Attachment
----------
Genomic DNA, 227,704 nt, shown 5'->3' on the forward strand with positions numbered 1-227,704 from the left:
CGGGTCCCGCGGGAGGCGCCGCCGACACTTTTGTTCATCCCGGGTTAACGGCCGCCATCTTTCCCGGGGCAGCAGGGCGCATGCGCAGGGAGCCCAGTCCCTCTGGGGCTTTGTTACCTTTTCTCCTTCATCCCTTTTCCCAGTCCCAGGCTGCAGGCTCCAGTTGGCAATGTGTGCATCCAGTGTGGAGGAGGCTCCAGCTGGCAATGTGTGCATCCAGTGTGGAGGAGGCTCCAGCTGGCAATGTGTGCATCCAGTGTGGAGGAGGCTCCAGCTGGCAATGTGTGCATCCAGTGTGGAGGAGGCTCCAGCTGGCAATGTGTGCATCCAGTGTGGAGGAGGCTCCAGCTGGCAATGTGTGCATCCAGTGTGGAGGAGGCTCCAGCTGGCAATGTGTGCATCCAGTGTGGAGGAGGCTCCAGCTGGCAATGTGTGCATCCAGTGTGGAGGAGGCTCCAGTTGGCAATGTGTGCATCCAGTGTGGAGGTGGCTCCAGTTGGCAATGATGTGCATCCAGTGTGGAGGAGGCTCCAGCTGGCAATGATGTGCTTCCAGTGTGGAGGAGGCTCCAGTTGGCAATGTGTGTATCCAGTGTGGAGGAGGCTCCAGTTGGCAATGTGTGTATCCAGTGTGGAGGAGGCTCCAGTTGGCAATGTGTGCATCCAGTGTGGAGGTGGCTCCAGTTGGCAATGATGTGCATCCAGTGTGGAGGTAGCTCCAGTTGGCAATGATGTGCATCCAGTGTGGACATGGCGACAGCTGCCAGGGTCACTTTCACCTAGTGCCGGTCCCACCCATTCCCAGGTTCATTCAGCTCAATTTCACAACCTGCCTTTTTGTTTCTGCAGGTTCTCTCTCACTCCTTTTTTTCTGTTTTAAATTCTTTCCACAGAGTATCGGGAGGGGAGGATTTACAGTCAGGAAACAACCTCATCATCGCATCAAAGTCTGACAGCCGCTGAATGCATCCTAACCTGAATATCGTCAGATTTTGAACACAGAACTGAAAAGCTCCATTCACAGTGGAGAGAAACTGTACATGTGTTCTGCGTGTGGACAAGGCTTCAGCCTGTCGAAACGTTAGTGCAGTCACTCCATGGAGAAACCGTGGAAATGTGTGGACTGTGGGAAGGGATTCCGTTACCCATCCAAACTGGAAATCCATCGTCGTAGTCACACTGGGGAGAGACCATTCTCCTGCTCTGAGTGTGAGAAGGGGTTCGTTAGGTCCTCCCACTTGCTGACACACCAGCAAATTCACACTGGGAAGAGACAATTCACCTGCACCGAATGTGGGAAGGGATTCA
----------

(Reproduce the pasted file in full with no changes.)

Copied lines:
Genomic DNA, 227,704 nt, shown 5'->3' on the forward strand with positions numbered 1-227,704 from the left:
CGGGTCCCGCGGGAGGCGCCGCCGACACTTTTGTTCATCCCGGGTTAACGGCCGCCATCTTTCCCGGGGCAGCAGGGCGCATGCGCAGGGAGCCCAGTCCCTCTGGGGCTTTGTTACCTTTTCTCCTTCATCCCTTTTCCCAGTCCCAGGCTGCAGGCTCCAGTTGGCAATGTGTGCATCCAGTGTGGAGGAGGCTCCAGCTGGCAATGTGTGCATCCAGTGTGGAGGAGGCTCCAGCTGGCAATGTGTGCATCCAGTGTGGAGGAGGCTCCAGCTGGCAATGTGTGCATCCAGTGTGGAGGAGGCTCCAGCTGGCAATGTGTGCATCCAGTGTGGAGGAGGCTCCAGCTGGCAATGTGTGCATCCAGTGTGGAGGAGGCTCCAGCTGGCAATGTGTGCATCCAGTGTGGAGGAGGCTCCAGCTGGCAATGTGTGCATCCAGTGTGGAGGAGGCTCCAGTTGGCAATGTGTGCATCCAGTGTGGAGGTGGCTCCAGTTGGCAATGATGTGCATCCAGTGTGGAGGAGGCTCCAGCTGGCAATGATGTGCTTCCAGTGTGGAGGAGGCTCCAGTTGGCAATGTGTGTATCCAGTGTGGAGGAGGCTCCAGTTGGCAATGTGTGTATCCAGTGTGGAGGAGGCTCCAGTTGGCAATGTGTGCATCCAGTGTGGAGGTGGCTCCAGTTGGCAATGATGTGCATCCAGTGTGGAGGTAGCTCCAGTTGGCAATGATGTGCATCCAGTGTGGACATGGCGACAGCTGCCAGGGTCACTTTCACCTAGTGCCGGTCCCACCCATTCCCAGGTTCATTCAGCTCAATTTCACAACCTGCCTTTTTGTTTCTGCAGGTTCTCTCTCACTCCTTTTTTTCTGTTTTAAATTCTTTCCACAGAGTATCGGGAGGGGAGGATTTACAGTCAGGAAACAACCTCATCATCGCATCAAAGTCTGACAGCCGCTGAATGCATCCTAACCTGAATATCGTCAGATTTTGAACACAGAACTGAAAAGCTCCATTCACAGTGGAGAGAAACTGTACATGTGTTCTGCGTGTGGACAAGGCTTCAGCCTGTCGAAACGTTAGTGCAGTCACTCCATGGAGAAACCGTGGAAATGTGTGGACTGTGGGAAGGGATTCCGTTACCCATCCAAACTGGAAATCCATCGTCGTAGTCACACTGGGGAGAGACCATTCTCCTGCTCTGAGTGTGAGAAGGGGTTCGTTAGGTCCTCCCACTTGCTGACACACCAGCAAATTCACACTGGGAAGAGACAATTCACCTGCACCGAATGTGGGAAGGGATTCA